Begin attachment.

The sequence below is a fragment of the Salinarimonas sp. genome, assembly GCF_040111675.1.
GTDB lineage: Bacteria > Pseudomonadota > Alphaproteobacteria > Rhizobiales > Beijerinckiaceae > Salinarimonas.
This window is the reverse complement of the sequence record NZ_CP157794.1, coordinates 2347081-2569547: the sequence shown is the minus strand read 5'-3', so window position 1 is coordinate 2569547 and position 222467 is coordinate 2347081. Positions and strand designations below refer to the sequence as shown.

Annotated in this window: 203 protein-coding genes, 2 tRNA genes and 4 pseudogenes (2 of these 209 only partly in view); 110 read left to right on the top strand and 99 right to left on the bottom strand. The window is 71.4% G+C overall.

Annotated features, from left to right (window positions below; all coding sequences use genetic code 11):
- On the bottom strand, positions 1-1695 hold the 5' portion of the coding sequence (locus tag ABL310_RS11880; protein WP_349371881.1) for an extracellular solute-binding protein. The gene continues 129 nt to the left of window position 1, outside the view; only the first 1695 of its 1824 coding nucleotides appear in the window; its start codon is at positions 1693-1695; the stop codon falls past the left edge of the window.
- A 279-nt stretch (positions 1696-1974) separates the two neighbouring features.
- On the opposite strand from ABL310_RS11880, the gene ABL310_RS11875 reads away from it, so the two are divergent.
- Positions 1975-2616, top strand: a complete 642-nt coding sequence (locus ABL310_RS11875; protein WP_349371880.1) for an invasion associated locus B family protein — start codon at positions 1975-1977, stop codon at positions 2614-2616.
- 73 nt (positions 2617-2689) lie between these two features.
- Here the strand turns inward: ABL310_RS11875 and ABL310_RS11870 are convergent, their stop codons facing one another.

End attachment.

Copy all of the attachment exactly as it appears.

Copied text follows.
The sequence below is a fragment of the Salinarimonas sp. genome, assembly GCF_040111675.1.
GTDB lineage: Bacteria > Pseudomonadota > Alphaproteobacteria > Rhizobiales > Beijerinckiaceae > Salinarimonas.
This window is the reverse complement of the sequence record NZ_CP157794.1, coordinates 2347081-2569547: the sequence shown is the minus strand read 5'-3', so window position 1 is coordinate 2569547 and position 222467 is coordinate 2347081. Positions and strand designations below refer to the sequence as shown.

Annotated in this window: 203 protein-coding genes, 2 tRNA genes and 4 pseudogenes (2 of these 209 only partly in view); 110 read left to right on the top strand and 99 right to left on the bottom strand. The window is 71.4% G+C overall.

Annotated features, from left to right (window positions below; all coding sequences use genetic code 11):
- On the bottom strand, positions 1-1695 hold the 5' portion of the coding sequence (locus tag ABL310_RS11880; protein WP_349371881.1) for an extracellular solute-binding protein. The gene continues 129 nt to the left of window position 1, outside the view; only the first 1695 of its 1824 coding nucleotides appear in the window; its start codon is at positions 1693-1695; the stop codon falls past the left edge of the window.
- A 279-nt stretch (positions 1696-1974) separates the two neighbouring features.
- On the opposite strand from ABL310_RS11880, the gene ABL310_RS11875 reads away from it, so the two are divergent.
- Positions 1975-2616, top strand: a complete 642-nt coding sequence (locus ABL310_RS11875; protein WP_349371880.1) for an invasion associated locus B family protein — start codon at positions 1975-1977, stop codon at positions 2614-2616.
- 73 nt (positions 2617-2689) lie between these two features.
- Here the strand turns inward: ABL310_RS11875 and ABL310_RS11870 are convergent, their stop codons facing one another.